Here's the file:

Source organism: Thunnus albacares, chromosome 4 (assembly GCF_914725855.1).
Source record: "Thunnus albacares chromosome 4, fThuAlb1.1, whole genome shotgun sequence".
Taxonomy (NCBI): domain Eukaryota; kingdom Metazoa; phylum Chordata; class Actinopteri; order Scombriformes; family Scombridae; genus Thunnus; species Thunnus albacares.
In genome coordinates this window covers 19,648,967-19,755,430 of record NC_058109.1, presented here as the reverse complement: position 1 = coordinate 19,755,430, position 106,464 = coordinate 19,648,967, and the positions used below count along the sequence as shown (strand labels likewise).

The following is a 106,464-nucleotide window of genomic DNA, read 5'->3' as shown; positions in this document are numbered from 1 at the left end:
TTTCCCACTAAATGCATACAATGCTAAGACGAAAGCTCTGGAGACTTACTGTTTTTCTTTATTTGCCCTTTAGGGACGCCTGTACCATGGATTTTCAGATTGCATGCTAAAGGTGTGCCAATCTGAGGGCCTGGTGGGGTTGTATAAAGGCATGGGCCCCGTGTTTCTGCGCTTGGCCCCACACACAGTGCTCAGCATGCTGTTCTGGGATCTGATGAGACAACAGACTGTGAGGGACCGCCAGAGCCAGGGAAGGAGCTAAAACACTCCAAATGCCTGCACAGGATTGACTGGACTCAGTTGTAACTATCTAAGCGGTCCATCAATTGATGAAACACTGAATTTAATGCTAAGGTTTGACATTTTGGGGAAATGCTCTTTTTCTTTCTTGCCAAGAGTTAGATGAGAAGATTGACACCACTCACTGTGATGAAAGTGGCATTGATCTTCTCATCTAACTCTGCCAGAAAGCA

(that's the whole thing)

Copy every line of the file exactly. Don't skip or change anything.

Source organism: Thunnus albacares, chromosome 4 (assembly GCF_914725855.1).
Source record: "Thunnus albacares chromosome 4, fThuAlb1.1, whole genome shotgun sequence".
Taxonomy (NCBI): domain Eukaryota; kingdom Metazoa; phylum Chordata; class Actinopteri; order Scombriformes; family Scombridae; genus Thunnus; species Thunnus albacares.
In genome coordinates this window covers 19,648,967-19,755,430 of record NC_058109.1, presented here as the reverse complement: position 1 = coordinate 19,755,430, position 106,464 = coordinate 19,648,967, and the positions used below count along the sequence as shown (strand labels likewise).

The following is a 106,464-nucleotide window of genomic DNA, read 5'->3' as shown; positions in this document are numbered from 1 at the left end:
TTTCCCACTAAATGCATACAATGCTAAGACGAAAGCTCTGGAGACTTACTGTTTTTCTTTATTTGCCCTTTAGGGACGCCTGTACCATGGATTTTCAGATTGCATGCTAAAGGTGTGCCAATCTGAGGGCCTGGTGGGGTTGTATAAAGGCATGGGCCCCGTGTTTCTGCGCTTGGCCCCACACACAGTGCTCAGCATGCTGTTCTGGGATCTGATGAGACAACAGACTGTGAGGGACCGCCAGAGCCAGGGAAGGAGCTAAAACACTCCAAATGCCTGCACAGGATTGACTGGACTCAGTTGTAACTATCTAAGCGGTCCATCAATTGATGAAACACTGAATTTAATGCTAAGGTTTGACATTTTGGGGAAATGCTCTTTTTCTTTCTTGCCAAGAGTTAGATGAGAAGATTGACACCACTCACTGTGATGAAAGTGGCATTGATCTTCTCATCTAACTCTGCCAGAAAGCA